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Whether riding as a first responder on an engine company, as an emergency medical technician (EMT), as a paramedic or in another capacity, it can be one of the most frustrating and difficult situations that you confront.
You arrive on the scene to find the patient in cardiac arrest. But a family member (or someone else on the scene) insists that the patient does not want to be resuscitated, and shows a piece of paper that seems to document the patient's wishes.
Our training, instincts and understanding of the law make us want to begin cardiopulmonary resuscitation (CPR) and take whatever other measures are appropriate. Indeed, this is reinforced by the legal concept of implied consent. By this doctrine, the law presumes that when a person is unconscious and it appears that a life-threatening illness or injury exists, the patient would want to receive treatment. Further, there is a "duty to act" and provide care to our level of certification that arises because of our involvement in the fire and EMS services. A "failure to act" could create liability if treatment is not provided.
Through a variety of laws, many states have recognized that persons have a right to refuse treatment in almost every circumstance. In a life-threatening situation, however, it is crucial that care not be mistakenly withheld. So, it is crucial to make sure that the patient indeed does not want to be resuscitated.
Many states have recognized "living wills" or do not resuscitate (DNR) orders as the basis for not undertaking CPR. Initially, only persons with terminal conditions were permitted to execute these documents. Thus, they generally were found only in nursing homes, hospices or other medical facilities. However, now there are many cases in which individuals who were not necessarily previously suffering from serious medical problems have executed such documents. Therefore, living wills are being found more commonly in private residences and other settings.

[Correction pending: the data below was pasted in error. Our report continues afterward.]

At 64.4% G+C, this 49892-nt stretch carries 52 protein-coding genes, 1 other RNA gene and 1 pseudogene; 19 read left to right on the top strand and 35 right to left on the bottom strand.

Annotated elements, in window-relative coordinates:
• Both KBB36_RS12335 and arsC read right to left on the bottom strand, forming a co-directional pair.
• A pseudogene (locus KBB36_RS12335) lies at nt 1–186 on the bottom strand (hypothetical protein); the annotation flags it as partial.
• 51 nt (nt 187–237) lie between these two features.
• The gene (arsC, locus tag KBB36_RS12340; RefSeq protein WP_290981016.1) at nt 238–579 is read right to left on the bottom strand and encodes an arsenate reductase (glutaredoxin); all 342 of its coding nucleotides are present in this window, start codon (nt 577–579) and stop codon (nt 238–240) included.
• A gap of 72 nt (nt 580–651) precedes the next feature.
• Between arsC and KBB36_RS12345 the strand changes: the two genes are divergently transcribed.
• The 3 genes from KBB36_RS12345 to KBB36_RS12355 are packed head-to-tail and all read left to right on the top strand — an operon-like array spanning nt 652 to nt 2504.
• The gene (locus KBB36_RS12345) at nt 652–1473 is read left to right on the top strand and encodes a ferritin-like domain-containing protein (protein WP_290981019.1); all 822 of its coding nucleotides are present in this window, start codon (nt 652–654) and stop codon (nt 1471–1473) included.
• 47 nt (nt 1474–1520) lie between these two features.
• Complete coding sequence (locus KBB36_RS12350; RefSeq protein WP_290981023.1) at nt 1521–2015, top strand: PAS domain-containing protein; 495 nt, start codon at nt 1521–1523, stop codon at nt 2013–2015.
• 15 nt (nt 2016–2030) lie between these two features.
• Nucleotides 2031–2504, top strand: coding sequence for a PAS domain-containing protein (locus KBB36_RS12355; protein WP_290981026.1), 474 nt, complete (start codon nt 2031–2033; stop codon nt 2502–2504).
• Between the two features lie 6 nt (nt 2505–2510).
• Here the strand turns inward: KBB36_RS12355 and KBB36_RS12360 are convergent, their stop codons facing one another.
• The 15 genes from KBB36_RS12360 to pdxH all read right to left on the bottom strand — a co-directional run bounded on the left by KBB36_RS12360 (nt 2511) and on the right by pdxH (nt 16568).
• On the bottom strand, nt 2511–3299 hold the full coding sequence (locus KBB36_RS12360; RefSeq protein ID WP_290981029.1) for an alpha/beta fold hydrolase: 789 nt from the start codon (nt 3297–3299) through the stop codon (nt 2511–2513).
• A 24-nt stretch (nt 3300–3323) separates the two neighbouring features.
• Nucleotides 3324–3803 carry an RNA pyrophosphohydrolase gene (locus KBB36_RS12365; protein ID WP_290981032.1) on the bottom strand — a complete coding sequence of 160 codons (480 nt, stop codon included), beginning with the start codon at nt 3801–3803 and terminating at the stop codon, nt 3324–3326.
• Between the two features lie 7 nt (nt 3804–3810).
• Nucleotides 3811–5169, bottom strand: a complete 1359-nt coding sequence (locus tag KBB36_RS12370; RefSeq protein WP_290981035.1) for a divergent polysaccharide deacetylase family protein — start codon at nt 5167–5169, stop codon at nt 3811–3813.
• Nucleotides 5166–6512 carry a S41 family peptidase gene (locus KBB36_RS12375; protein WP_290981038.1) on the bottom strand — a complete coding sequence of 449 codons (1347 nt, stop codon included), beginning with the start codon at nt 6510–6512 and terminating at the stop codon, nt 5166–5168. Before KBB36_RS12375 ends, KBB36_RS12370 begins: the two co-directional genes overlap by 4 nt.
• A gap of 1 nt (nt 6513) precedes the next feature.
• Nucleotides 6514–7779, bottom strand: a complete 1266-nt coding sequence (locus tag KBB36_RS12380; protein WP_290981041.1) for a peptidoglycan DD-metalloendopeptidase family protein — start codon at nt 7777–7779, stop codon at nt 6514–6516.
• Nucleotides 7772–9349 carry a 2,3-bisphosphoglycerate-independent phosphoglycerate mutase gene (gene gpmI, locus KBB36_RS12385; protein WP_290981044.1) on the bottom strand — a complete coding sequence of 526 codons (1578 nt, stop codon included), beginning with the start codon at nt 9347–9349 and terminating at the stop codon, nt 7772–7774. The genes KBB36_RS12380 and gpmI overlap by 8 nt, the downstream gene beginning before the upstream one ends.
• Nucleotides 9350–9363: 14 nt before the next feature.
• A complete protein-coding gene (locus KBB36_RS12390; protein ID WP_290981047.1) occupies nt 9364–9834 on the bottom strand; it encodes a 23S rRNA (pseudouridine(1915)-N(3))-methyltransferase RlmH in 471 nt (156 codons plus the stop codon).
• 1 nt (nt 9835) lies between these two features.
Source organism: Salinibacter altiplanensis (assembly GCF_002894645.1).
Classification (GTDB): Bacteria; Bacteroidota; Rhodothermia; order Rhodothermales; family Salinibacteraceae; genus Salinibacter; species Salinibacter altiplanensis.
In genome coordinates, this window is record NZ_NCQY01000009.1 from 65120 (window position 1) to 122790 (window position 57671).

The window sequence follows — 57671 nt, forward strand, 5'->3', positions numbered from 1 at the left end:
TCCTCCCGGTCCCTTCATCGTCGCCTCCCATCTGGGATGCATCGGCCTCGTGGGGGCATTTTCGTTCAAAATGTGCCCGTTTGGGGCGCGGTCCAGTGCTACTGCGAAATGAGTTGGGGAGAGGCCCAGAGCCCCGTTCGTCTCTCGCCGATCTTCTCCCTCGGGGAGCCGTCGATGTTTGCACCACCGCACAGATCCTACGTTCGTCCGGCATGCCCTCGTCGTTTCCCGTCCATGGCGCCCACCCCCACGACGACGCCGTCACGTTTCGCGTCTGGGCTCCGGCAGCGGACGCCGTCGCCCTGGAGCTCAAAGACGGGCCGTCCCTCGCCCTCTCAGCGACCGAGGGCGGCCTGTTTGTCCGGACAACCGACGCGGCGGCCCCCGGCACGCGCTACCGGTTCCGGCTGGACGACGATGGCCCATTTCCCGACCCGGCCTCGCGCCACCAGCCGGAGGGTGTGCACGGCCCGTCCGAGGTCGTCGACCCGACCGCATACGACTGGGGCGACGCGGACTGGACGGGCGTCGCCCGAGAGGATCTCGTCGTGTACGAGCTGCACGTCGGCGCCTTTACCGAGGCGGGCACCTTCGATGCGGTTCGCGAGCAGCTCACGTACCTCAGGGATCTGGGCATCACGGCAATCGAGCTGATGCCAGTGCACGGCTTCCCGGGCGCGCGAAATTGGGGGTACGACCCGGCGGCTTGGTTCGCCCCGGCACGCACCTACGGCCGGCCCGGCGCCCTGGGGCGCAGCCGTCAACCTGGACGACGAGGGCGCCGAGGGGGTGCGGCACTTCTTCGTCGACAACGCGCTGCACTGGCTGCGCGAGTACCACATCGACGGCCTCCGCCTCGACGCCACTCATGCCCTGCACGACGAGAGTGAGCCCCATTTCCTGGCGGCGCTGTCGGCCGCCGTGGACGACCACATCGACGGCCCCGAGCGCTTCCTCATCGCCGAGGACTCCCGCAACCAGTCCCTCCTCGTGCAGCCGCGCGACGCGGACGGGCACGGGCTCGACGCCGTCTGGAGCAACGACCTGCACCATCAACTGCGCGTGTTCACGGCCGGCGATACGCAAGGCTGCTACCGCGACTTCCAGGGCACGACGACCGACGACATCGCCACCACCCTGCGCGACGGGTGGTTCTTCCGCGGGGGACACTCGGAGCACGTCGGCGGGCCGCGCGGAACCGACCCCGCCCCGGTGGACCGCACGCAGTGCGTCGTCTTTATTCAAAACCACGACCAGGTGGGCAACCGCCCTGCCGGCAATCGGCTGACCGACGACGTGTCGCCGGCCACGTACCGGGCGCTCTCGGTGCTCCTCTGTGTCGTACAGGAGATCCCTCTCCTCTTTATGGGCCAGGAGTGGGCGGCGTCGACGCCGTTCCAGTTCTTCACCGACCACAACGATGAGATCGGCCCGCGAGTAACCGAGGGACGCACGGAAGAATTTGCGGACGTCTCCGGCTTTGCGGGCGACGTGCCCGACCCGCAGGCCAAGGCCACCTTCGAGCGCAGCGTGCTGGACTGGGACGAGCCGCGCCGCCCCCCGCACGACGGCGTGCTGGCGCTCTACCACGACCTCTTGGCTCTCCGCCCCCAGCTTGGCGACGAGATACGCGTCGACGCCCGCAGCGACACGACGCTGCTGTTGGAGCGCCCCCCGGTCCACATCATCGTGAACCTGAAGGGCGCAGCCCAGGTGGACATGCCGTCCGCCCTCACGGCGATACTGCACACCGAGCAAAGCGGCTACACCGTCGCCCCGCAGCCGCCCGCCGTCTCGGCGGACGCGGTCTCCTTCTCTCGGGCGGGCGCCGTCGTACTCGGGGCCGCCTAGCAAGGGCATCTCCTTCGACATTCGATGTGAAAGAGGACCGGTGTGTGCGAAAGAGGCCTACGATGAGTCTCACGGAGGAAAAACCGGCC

Simply stated, a living will is a document that states how a person wishes to be treated when incapacitated. Generally, it must be witnessed and signed by at least one other person. Indeed, given the importance of the potential effect of the document, some states require that it be signed by a physician. Such requirements generally are imposed to assure that the person understands the document's consequences and has seriously considered the matter.
Utah is one state that provides clear legal guidance to EMS providers regarding living wills. It has a law and regulations that specifically provide for emergency medical services and a program for implementing the law. The Utah Bureau of Emergency Medical Services has developed an implementation protocol. There even is a DNR coordinator, who provides training to EMS personnel and other health care providers.
The Utah law recognizes that individuals have the right to make decisions about their own health care. This includes the right to instruct medical care providers in advance to withhold life-sustaining procedures. The law describes how the living will must be executed and even provides a model form. It also provides procedures to be followed when the decision to withhold treatment is made.
Unfortunately, according to Andy Ostler, the Utah DNR coordinator, the original law required two physicians to approve the decision to cease treatment. This made the law virtually useless for EMS personnel. In 1993, however, the Utah law was amended to provide specifically for emergency personnel. The result is a law and a program that could serve as a model for other states.